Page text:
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Celeb style: Susie Hilfiger’s Greenwich estate

While “Susie Hilfiger” isn’t necessarily a household name, she is the woman who helped make Tommy Hilfiger one. After marrying in 1980, Tommy and Susie Hilfiger worked together to build the family brand, eventually achieving national success in the mid ’90s when the oversized “preppy” style made waves in the hip-hop scene (many thanks to Snoop Dog on SNL). In 1995—at Tommy Hilfiger’s zenith—the couple purchased their Denbigh Farm in Greenwich, Connecticut, for $8.5 million. A divorce and an acquisition later, Susie Hilfiger is selling the Greenwich estate for a whopping $40 million.

Fixed on a 17-acre piece of property in the opulent enclave of Greenwich, the Hilfiger estate is approximately 14,000 square feet, featuring seven bedrooms, nine full baths and four partial baths. Built in 1775, the home’s historical integrity has been preserved through pieces like the recessed curved stairwell in the grand foyer—and did we mention the estate pays homage to the colonial style of the 18th century with a children’s playhouse replica of Mount Vernon?

A roaring fireplace burns in each room throughout the home, and a collection of furniture from the Duke and Duchess of Windsor’s Paris home can be found inside. The ornate detailing of a handpainted Chinese rice-paper wallpaper has been a longstanding characteristic of the dining room since the 1930s.

To give us a tip or two on achieving a lavish dining room like Susie’s, we reached out to Claire Major of Artvark Ltd. to prove that a conspicuous and extravagant design can still be polished and refined.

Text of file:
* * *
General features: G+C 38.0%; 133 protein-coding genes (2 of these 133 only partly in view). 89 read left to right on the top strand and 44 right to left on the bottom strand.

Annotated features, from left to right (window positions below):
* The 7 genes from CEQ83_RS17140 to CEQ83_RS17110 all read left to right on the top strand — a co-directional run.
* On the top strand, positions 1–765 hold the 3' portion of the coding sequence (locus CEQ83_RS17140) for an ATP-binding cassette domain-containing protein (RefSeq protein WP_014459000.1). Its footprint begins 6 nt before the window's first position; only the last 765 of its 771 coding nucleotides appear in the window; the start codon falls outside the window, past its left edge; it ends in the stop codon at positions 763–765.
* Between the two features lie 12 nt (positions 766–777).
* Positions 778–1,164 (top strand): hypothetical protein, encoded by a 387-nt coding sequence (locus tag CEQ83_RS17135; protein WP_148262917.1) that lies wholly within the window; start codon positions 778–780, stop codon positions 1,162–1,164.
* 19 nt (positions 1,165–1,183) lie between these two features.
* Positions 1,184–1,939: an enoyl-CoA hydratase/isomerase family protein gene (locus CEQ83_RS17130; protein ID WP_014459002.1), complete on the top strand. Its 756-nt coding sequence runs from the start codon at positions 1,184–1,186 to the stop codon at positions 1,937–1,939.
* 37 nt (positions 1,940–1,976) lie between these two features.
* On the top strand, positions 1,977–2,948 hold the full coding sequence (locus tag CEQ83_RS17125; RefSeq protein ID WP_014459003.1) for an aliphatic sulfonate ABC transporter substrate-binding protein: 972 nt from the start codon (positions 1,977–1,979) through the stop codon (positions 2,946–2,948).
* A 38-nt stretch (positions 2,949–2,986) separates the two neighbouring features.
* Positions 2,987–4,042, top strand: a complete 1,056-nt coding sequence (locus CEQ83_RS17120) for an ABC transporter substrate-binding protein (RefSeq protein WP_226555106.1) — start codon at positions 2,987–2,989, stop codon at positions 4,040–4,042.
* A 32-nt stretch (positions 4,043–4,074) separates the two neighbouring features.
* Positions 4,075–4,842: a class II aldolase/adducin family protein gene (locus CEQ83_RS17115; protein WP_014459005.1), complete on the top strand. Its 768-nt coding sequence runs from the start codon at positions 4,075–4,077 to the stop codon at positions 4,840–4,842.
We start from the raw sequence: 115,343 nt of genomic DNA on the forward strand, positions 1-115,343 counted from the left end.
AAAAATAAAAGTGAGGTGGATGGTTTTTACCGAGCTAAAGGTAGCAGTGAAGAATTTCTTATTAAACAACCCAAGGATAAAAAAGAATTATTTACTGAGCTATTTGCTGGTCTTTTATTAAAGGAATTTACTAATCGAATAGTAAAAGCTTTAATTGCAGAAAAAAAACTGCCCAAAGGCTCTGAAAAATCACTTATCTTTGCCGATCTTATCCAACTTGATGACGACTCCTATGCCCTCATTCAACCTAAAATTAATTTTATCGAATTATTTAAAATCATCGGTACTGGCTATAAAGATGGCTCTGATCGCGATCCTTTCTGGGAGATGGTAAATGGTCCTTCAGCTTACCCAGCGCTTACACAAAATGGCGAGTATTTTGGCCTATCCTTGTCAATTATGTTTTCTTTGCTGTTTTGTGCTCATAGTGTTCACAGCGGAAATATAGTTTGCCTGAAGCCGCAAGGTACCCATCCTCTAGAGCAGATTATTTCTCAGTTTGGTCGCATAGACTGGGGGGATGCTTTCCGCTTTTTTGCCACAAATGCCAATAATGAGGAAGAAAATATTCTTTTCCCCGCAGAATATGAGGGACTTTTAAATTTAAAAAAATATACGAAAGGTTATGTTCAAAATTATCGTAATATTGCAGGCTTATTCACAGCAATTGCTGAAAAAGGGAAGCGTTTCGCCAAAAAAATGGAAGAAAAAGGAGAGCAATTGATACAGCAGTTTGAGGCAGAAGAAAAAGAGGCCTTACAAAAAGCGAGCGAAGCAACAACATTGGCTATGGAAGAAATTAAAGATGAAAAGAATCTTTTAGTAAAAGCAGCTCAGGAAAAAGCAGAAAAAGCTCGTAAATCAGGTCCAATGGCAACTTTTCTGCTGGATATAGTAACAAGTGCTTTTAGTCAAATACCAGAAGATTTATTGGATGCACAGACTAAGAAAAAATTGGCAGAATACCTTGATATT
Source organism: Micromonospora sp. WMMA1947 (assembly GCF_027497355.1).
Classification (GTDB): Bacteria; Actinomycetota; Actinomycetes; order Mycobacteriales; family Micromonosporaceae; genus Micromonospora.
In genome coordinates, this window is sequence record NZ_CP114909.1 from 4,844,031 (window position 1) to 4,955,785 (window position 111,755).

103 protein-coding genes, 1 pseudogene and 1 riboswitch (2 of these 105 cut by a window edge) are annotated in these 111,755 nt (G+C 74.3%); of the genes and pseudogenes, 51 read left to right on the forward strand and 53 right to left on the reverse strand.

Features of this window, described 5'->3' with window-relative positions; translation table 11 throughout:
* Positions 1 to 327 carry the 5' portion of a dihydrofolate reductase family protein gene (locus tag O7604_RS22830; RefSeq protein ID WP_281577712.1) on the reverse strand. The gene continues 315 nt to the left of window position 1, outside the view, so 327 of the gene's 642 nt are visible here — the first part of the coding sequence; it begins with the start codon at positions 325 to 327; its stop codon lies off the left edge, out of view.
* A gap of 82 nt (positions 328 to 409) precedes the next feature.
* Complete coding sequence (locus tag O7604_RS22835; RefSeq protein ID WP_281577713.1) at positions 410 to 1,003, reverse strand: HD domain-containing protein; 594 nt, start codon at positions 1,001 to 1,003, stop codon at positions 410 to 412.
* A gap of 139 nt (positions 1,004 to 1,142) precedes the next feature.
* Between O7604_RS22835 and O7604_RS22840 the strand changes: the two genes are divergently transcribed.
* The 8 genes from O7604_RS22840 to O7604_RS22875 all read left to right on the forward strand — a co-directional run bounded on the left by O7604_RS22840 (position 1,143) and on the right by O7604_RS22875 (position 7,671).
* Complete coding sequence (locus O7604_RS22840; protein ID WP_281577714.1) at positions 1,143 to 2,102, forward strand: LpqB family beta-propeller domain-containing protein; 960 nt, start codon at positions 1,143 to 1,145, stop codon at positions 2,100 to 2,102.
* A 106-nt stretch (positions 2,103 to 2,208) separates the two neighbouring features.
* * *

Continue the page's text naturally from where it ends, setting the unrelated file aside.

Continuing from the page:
“She’s chosen a wallpaper that, although a very busy pattern, is light in color so it doesn’t overpower the rug or even equal the color value of it,” explains Major. “The chair seats and drapes are pulled from the rug colors, keeping some cohesiveness in the room. The furniture is medium to dark in value, with the antique table blending well with the rug and drapes. Other light elements like the window, the mantel and the doors and trim are all white, which lifts the room up and gives it air and space.”

See Major’s tips alongside more rooms from the equestrian estate below: 

• I love wallpaper, and although this room is beautiful and interesting, I’d use vintage-inspired wallpaper with a mix of more modern furniture and lighter colored antiques. Juxtaposing the two can satisfy the vintage/antique desires of someone while keeping it fresh and contemporary looking.

• Which style of furniture should you use to complement a bright pattern, you might ask? For upholstery, solid for sure. Velvet, velour, linen. If you use a multi-color piece as a jumping-off point, then pull the solid colors from it. And then maybe use a subtle pattern like a thin stripe with lots of light between them and a blended color pattern that looks almost solid from a distance as throw pillows. For case goods, I’d use furniture with minimum curves, aiming for a more straight-lined midcentury modern piece, or a light-colored wood or painted antique.

• To use color in a design without growing tired of it, use it in things that are easy and not so expensive to change, like your rug and throw pillow vs. wallpaper and draperies. And for art—never, ever forget art—you can get so much color by having it be the only colorful thing in the room. Art can be expensive but doesn’t always have to be if you know where to look. I tell people that you never can have too much art, because it can really transform a room when and if you decide to change it out.